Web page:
Marie Antoinette’s lady in waiting part two

22 August 2009

drouias chimay fitzjames

After a few moments the portly footman would come to the door and call for ‘le service’ at which point all twelve of the ladies in waiting would enter the bedchamber and the four who were on duty that week went forward to offer their assistance – something that Lucrèce dreaded as she hated drawing the attention of the other jealous ladies upon herself. The titters and whisperings when she had clumsily dropped one of the Queen’s precious diamond earrings had been intolerable and mortifying.

When not on duty, Lucrèce would often find herself in the company of the youngest ladies – the Comtesse de Maillé, the Comtesse Mathieu de Montmorency and the lively, blonde Madame de Gouvernet and they liked to stand together in a little group by the door, well out of the way of the arch gossips. Lucy de Gouvernet had also passed on the advice that she had been given by the Duchesse de Duras who had once told her never to stand facing the windows when the Queen was present as she did not like to be confronted with complexions more dazzling than her own and more able to bear the harsh daylight.

ma bedroom

Marie Antoinette was generally to be found seated in front of her opulent lace bedecked dressing table, surrounded with a very feminine mess of diamonds, powder puffs and ribbons while the great Léonard fussed around her hair and her femmes rouges, maids dressed in a cherry red uniform, fluttered about the scene. She greeted each lady in turn with a gracious smile and a kindly word or compliment and there was some genial but nondescript conversation before the doors were opened to admit the ladies who came from Paris on Sundays to pay their respects. At this point the already heavily scented and flower filled room became horribly hot and stuffy and Lucrèce would do her best to slip away from the crowd and seek refuge in one of the large window embrasures behind the embroidered white gros de tours silk curtains until the King arrived and it was time for them all to proceed in a stately procession to the chapel for Mass.

Lucrèce had never been very impressed by the King and this did not change. He was just as shuffling and slow as ever and age had not improved either his posture or his manners. He was a strange man – solitary and awkward, especially in the presence of ladies other than his wife and immediate family. It was said that he had a telescope set up on the roof of the château which he employed to spy on the courtiers as their carriages pulled up in the courtyard. He also spent a great deal of time, when he was not hunting, sitting in a little workshop that he had made under the eaves of the château. Here he liked to fashion locks and keys although no one knew what he did with them once they were made. It was considered an extremely eccentric and undignified pastime for a King of France.


The procession to Mass was a solemn affair. The First Gentleman of the Bedchamber walked at the very front, followed by the Captain of the Guard and other high ranking officers. The King and Queen came next, walking very slowly so that they could exchange pleasantries and smiles with people who lined the beautiful hall of mirrors waiting to see them go past. After them came the ladies in waiting, in order of rank and four or five abreast. As Duchesse de Saliex, Lucrèce was near the front and had an excellent view of their majesties. She also took care to walk on the outside so as to be able to nod and smile at her friends and occasionally be given cause to blush by the odd compliment from young men of the court. Sometimes they would even attempt to pass her notes but she would always smile and shrug her white shoulders before passing on.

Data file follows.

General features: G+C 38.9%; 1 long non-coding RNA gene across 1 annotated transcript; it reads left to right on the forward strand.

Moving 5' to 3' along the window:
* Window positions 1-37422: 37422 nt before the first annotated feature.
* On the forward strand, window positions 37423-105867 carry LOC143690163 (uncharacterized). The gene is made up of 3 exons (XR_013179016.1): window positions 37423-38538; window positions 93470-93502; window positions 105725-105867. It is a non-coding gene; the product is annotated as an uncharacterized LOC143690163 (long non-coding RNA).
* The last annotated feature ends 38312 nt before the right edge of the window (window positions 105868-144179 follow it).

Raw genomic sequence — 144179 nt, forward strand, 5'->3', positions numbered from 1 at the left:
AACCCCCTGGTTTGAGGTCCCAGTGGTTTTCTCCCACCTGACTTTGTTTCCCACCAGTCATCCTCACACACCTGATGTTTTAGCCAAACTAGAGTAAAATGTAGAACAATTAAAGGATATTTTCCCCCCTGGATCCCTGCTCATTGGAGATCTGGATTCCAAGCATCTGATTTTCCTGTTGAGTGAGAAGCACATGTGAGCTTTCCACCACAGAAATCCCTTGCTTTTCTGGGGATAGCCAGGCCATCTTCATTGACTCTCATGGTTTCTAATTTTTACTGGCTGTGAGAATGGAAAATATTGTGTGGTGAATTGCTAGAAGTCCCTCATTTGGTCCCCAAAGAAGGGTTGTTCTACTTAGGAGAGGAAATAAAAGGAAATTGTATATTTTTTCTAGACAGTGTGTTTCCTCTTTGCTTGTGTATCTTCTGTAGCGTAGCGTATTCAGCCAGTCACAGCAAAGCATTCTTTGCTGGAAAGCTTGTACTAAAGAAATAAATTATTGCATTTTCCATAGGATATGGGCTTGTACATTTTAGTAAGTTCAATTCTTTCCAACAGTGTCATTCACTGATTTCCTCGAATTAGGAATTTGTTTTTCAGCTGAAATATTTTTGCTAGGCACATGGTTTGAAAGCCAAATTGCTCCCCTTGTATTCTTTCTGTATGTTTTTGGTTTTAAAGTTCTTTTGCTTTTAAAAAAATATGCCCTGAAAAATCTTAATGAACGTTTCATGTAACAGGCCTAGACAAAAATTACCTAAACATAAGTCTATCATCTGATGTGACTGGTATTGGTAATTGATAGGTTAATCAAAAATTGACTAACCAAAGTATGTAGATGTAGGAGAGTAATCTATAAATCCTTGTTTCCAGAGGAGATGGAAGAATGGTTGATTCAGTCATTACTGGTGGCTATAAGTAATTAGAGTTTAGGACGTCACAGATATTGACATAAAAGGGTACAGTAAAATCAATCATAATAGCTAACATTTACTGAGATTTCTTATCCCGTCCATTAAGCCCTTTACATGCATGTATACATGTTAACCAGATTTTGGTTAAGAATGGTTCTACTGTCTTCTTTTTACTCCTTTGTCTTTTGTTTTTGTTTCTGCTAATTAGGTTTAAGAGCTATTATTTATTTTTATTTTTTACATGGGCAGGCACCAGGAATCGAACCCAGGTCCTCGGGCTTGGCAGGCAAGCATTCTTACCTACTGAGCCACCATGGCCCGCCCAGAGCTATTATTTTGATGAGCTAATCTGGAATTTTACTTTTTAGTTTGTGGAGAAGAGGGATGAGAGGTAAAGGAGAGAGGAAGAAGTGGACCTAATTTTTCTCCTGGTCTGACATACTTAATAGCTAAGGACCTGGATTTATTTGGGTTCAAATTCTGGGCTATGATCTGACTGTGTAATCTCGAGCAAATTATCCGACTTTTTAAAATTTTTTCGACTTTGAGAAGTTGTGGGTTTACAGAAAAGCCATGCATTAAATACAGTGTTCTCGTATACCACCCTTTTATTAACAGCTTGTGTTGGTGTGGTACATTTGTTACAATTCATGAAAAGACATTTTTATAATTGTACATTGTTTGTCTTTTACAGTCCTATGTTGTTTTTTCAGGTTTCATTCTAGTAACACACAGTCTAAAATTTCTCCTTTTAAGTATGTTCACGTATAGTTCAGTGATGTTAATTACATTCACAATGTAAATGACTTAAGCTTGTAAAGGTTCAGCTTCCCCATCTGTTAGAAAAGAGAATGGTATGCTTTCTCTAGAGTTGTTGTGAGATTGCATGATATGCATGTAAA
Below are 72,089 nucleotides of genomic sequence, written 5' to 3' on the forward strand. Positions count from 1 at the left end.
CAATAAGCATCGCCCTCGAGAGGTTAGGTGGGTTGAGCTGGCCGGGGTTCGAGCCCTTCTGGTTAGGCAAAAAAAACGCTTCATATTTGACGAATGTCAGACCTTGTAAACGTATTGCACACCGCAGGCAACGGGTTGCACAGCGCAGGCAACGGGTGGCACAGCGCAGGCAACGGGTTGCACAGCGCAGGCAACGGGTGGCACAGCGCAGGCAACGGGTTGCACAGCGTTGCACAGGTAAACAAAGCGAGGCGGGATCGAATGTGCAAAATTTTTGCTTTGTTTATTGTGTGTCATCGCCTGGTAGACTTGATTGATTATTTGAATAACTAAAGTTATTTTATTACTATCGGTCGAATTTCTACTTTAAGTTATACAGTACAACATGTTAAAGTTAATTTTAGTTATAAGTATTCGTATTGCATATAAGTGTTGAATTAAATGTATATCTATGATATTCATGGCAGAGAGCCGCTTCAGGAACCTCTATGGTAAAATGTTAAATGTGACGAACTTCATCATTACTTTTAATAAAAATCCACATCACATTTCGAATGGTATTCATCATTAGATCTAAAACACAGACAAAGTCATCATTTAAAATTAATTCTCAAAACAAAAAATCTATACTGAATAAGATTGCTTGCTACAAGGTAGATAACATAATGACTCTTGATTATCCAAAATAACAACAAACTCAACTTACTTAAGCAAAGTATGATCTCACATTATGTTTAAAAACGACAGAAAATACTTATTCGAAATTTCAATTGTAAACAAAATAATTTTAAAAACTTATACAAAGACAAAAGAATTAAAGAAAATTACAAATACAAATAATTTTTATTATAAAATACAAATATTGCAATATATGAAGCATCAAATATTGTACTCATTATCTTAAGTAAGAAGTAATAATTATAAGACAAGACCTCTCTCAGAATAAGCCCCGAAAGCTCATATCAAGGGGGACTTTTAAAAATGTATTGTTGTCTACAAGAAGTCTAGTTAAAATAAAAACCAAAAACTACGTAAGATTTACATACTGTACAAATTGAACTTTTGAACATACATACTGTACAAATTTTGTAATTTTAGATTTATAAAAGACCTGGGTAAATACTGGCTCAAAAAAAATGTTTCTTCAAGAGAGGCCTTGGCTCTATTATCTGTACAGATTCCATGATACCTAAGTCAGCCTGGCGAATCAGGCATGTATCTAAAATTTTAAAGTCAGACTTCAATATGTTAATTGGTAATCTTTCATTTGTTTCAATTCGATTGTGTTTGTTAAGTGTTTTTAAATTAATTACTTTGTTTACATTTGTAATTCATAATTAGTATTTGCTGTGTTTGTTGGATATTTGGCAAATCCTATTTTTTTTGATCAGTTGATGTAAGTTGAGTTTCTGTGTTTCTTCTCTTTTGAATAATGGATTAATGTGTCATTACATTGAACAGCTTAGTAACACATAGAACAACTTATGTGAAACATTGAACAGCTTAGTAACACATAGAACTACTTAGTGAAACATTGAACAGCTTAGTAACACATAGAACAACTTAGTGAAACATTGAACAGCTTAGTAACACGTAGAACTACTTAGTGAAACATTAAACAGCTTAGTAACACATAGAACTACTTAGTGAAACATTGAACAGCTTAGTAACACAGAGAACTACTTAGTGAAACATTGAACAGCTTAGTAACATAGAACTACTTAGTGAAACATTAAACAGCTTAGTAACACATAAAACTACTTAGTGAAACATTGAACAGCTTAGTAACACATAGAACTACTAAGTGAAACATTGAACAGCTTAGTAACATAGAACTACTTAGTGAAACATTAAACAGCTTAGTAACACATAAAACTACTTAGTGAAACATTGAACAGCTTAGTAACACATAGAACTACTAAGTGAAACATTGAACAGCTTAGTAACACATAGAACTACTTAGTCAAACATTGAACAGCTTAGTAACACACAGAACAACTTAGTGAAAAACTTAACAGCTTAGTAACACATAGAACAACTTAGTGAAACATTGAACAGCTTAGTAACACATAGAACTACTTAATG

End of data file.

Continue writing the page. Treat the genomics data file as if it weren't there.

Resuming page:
Thanks to her lessons from the fashionable dancing master Huart, Lucrèce was able to walk as though she never actually lifted her feet from the ground – the ladies of Versailles were expected to propel themselves along the wooden parquet with a sort of elegant gliding motion that made them look as though they had wheels instead of mere feet beneath their voluminous panniered skirts. It was an immensely difficult effect to achieve but when done properly it looked glorious. Once the endless state rooms and finally the enormous salon d’Hercules with its vast Veronese painting had been safely traversed in this manner, each lady would lift up her train in order to be able to move more quickly and rushed to take her place in one of the side galleries of the exquisite white and gold chapel, making sure that their waiting pages who had gone ahead and been lounging by the chapel door had seen them and were thus able to jump to attention and bring them the large, fringed red velvet bag that contained their missal.

Mass was always dreary and Lucrèce entertained herself as everyone else did by looking about her and seeing who was there and what they were wearing. When Mass was finished everyone stood up, waited for Marie Antoinette to curtsey to the King and filed out in the exact same order and went back in yet another, slower, procession to the Queen’s rooms where they waited in the card room until dinner time.


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